The Mana Party is standing by its leader, Hone Harawira, after he was convicted yesterday for disobeying police at a protest. The party president says the MP’s «act of civil disobedience» is to be applauded.
Harawira was fined $500 and ordered to pay $132 court costs after being convicted in the Auckland District Court of failing to comply with a police instruction at the housing protest in Glen Innes last October.
Supporting activists fighting the removal of state houses, he locked himself in his car and turned his music up loud, blocking a Housing NZ-contracted truck-and-trailer unit from leaving with one of the homes.
Police told him several times to move but he refused. They eventually smashed a window and arrested him.
Harawira, who represented himself in court, said he did not shift because he was ensuring the safety of three female protesters on the roof of the house being removed.
Last night, he told the Herald he considered the $500 a «bargain» if it meant the stories of the families of Glen Innes were known.
«I was proud to be part of the case and I’m happy to pay the price.»
He praised the judge for allowing the families to tell their stories even though these weren’t directly related to the charge he was facing.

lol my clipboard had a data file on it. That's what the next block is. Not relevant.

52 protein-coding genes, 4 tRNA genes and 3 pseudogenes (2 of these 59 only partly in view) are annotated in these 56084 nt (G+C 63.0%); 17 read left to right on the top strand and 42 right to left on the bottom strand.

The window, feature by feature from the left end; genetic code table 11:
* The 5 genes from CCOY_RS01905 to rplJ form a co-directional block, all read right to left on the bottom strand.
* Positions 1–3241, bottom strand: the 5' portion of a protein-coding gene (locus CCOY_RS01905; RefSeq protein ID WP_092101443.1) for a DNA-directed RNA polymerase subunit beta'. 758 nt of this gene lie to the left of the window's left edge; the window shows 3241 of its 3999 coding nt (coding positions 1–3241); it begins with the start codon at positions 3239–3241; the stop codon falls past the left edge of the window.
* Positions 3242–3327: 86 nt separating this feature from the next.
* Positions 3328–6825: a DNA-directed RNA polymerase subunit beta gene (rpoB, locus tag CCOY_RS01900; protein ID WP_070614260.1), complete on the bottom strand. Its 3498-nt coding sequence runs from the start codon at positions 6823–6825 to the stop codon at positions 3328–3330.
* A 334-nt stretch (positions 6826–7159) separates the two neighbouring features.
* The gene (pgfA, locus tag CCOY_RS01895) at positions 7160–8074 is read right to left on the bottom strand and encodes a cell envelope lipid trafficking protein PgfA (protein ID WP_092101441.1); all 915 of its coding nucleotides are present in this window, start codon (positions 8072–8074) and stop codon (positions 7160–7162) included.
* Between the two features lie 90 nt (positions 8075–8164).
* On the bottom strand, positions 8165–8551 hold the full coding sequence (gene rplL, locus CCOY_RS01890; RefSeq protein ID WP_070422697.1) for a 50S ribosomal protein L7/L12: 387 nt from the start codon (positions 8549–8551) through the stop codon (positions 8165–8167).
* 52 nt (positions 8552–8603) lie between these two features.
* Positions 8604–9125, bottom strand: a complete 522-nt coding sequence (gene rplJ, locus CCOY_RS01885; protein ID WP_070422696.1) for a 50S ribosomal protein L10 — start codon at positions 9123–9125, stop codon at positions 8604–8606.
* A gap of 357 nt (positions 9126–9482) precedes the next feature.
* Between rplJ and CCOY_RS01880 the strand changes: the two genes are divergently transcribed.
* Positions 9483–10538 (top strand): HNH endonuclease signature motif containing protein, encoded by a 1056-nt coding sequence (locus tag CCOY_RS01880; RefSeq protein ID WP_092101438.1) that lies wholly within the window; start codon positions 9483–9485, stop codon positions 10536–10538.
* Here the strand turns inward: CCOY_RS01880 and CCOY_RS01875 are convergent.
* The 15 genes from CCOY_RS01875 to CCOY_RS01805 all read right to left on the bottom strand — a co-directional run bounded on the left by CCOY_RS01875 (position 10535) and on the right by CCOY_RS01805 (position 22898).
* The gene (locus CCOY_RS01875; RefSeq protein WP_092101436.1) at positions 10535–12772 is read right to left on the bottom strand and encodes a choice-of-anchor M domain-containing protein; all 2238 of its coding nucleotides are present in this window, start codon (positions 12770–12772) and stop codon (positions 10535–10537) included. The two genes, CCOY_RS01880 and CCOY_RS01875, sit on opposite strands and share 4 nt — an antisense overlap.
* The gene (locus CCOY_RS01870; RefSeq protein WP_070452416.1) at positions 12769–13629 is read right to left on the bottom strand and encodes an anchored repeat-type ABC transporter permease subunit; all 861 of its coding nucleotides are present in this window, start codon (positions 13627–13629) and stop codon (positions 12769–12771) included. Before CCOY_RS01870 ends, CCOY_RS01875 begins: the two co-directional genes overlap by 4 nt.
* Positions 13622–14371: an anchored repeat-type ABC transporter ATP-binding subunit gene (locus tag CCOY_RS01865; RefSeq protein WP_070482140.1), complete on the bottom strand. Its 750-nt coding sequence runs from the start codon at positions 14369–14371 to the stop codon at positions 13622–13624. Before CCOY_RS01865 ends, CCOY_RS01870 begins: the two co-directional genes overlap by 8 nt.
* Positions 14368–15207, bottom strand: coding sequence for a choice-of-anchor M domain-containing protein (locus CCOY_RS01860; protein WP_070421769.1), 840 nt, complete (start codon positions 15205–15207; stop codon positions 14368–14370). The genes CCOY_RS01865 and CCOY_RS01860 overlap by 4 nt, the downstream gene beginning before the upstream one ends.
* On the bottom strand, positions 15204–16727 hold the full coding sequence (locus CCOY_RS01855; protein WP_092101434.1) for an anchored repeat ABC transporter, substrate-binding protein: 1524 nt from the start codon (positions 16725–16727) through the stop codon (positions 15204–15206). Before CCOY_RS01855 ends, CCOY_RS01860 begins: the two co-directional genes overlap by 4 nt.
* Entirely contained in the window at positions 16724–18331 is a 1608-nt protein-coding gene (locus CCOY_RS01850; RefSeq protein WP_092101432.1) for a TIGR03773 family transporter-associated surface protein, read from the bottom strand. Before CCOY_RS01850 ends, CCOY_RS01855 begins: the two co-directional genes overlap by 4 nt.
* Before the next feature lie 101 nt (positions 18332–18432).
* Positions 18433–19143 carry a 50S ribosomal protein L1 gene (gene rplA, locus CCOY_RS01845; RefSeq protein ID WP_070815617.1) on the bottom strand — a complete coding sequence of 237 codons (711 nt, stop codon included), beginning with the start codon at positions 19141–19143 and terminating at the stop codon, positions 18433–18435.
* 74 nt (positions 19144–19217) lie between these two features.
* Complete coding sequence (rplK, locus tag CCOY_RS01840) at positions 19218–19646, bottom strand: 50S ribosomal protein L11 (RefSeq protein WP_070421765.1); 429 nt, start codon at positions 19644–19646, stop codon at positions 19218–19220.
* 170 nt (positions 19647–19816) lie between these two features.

Harawira said he felt it was part of his job to create an environment where people talked about issues that were usually ignored.
The MP will remain in Parliament despite yesterday’s conviction.
Mana president Annette Sykes said the party had «every confidence» in Harawira as leader.
«I think Hone is mirroring a number of our great leaders of the past, many of whom challenged the authority of the state when there was injustice, and were found guilty.»
She compared Harawira to Tuhoe land rights activist Rua Kenana, who was imprisoned for resisting arrest, and Irish political activist Bernadette Devlin, who found herself «at the blunt edge of the law» while promoting the rights of the poor.
«In that tradition … Hone is to be applauded … for his significant efforts to protect the rights of the people of Glen Innes, and the dislocation of those people from homes they have lived in for over 50 years.»
Ms Sykes said the presence of Harawira and Mana Party co-vice-president and Auckland mayoral candidate John Minto at the protest was an «act of civil disobedience».
«It was not [an] isolated act of civil disobedience – it was part of a group of individuals making it very clear that one, the Government policy was wrong; two, that Housing New Zealand had acted contrary to the consultation processes; and three, direct action was required because people were going to be removed and dislocated from their community.»
• Convicted of failing to comply with a police instruction.
• Fined $500 and ordered to pay court costs.
• Won’t have to give up his seat in Parliament because the Electoral Act says an MP must resign if he or she is convicted of an offence with a sentence of two years or more in jail.
• Maximum penalty Harawira faced was a $5000 fine and six months in jail.
additional reporting: David Fisher